If you ask Mark Tessler about the trajectory of his work, he smiles. His career path was never planned; rather he took advantage of unexpected opportunities along the way. Among these was the chance to spend part of his undergraduate education as a student at the Hebrew University of Jerusalem and part of his graduate education as a student at the University of Tunis.
Since completing his studies, Tessler has conducted research in Tunisia, Morocco, Israel, the West Bank, and Egypt. He has also lived and taught university in several Sub-Saharan African countries.
Not surprisingly, one of Tessler’s areas of research is the Israel-Palestine conflict. Spending time in both Israel and Palestine has enabled him to witness first-hand the legitimate aspirations of both sides and has shaped his perspective on the conflict. He has published extensively on the subject. His scholarship, which emphasizes rigor as well as political and cultural sensitivity, includes articles in World Politics, the Journal of Conflict Resolution, International Studies Quarterly, and a prize-winning 1000-page book, A History of the Israeli-Palestinian Conflict. Tessler describes his approach to the conflict as “objectivity without detachment.”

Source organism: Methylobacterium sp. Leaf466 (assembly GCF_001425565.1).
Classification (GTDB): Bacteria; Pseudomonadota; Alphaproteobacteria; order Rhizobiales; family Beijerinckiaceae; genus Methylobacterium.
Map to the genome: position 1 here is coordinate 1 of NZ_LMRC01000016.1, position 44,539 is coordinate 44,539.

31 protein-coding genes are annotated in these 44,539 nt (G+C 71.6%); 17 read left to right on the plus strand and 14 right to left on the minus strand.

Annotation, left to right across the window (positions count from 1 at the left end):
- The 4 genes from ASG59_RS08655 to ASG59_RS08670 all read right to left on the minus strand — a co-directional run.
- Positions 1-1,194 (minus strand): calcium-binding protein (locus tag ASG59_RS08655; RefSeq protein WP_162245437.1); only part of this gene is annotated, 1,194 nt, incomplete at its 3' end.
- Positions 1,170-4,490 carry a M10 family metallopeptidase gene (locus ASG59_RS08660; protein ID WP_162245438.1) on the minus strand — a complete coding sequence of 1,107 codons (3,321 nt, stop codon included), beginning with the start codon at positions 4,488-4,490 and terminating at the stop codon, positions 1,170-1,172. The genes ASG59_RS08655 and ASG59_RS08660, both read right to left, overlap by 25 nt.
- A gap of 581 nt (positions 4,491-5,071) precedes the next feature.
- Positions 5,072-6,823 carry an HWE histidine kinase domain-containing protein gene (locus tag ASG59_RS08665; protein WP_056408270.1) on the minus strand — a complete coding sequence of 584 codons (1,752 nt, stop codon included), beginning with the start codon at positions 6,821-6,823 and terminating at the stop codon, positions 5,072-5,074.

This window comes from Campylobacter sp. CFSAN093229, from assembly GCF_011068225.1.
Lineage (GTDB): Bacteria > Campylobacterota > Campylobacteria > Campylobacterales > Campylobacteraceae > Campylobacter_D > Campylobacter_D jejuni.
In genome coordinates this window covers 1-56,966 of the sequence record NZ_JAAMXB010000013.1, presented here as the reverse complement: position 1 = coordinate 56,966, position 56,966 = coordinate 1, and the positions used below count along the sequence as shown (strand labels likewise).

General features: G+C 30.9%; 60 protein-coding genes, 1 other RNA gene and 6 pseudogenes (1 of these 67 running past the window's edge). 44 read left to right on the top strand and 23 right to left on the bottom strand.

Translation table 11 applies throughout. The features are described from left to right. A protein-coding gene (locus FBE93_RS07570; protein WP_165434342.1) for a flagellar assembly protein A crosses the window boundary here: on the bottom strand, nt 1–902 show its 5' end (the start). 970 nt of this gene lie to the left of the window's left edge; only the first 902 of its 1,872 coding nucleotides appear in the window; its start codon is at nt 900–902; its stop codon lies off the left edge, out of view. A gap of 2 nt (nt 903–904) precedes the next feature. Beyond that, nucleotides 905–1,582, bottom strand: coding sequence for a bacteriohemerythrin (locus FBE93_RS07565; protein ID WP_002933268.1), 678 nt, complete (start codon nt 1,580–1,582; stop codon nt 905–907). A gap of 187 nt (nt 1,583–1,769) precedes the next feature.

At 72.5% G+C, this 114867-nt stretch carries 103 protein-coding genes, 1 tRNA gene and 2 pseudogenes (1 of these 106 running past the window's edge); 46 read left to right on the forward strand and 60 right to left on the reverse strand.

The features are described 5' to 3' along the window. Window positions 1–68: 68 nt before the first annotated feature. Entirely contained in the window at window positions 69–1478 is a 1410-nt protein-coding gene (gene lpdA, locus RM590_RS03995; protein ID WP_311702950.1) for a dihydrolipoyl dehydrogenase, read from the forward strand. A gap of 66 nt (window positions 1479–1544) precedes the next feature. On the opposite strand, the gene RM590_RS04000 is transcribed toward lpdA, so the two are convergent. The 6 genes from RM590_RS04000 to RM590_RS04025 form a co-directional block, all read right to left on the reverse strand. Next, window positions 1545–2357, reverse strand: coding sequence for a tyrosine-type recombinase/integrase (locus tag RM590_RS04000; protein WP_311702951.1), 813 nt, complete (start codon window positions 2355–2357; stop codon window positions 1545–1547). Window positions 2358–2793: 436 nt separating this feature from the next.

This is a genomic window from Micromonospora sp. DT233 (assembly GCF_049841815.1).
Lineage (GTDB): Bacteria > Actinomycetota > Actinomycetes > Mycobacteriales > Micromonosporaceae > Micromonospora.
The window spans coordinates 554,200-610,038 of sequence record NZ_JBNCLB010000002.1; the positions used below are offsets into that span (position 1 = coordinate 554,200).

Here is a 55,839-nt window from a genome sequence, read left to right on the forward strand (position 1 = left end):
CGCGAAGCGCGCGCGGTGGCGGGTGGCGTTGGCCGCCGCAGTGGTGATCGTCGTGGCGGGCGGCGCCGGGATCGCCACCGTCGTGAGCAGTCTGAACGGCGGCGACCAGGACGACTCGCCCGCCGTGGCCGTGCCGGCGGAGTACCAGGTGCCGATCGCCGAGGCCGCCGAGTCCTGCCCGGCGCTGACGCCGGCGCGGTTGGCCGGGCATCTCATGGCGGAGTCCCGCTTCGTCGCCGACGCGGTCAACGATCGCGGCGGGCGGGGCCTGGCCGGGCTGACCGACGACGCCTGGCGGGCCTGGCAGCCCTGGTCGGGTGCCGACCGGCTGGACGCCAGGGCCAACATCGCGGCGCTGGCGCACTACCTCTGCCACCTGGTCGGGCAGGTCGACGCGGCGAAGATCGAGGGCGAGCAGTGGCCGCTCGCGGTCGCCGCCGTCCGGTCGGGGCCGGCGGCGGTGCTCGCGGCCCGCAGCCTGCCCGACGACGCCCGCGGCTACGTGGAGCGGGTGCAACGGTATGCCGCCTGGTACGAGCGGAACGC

Tessler’s broader research questions focus on the individual-level of analysis and investigate the normative and behavioral orientations of ordinary citizens in the Middle East and North Africa. In particular, he studies how people sort out who they are, what kind of society they want to live in, and by what kind of political system they want to be governed. Some of the findings from this research are brought together in his 2011 book, Public Opinion in the Middle East: Survey Research and the Political Orientations of Ordinary Citizens.
Currently, Tessler is working on a new and original public opinion database. With support from the Carnegie Corporation of New York, the database pulls together data from 44 nationally-representative surveys conducted in 15 countries in the Middle East and North Africa. Tessler carried out some of these surveys with support from the National Science Foundation and other foundations and agencies. Other surveys are from the Arab Barometer, which Tessler co-directs, and from the World Values Survey.
Key variables in this unique database include respondent attitudes toward a wide range of political and social issues, particularly those pertaining to governance and to Islam. Also included are major political, economic, and demographic characteristics of the country of which the respondent is a citizen. The database thus permits both separate and integrated individual-level and country-level analyses.
Though not planned, Tessler’s choice to dive into opportunities as they appeared helped to create an illustrious career. He has authored, coauthored, or edited 15 books and published over 125 book chapters and journal articles. Mark Tessler is a Center for Political Studies (CPS) Researcher and Samuel J. Eldersveld Collegiate Professor of Political Science at the University of Michigan.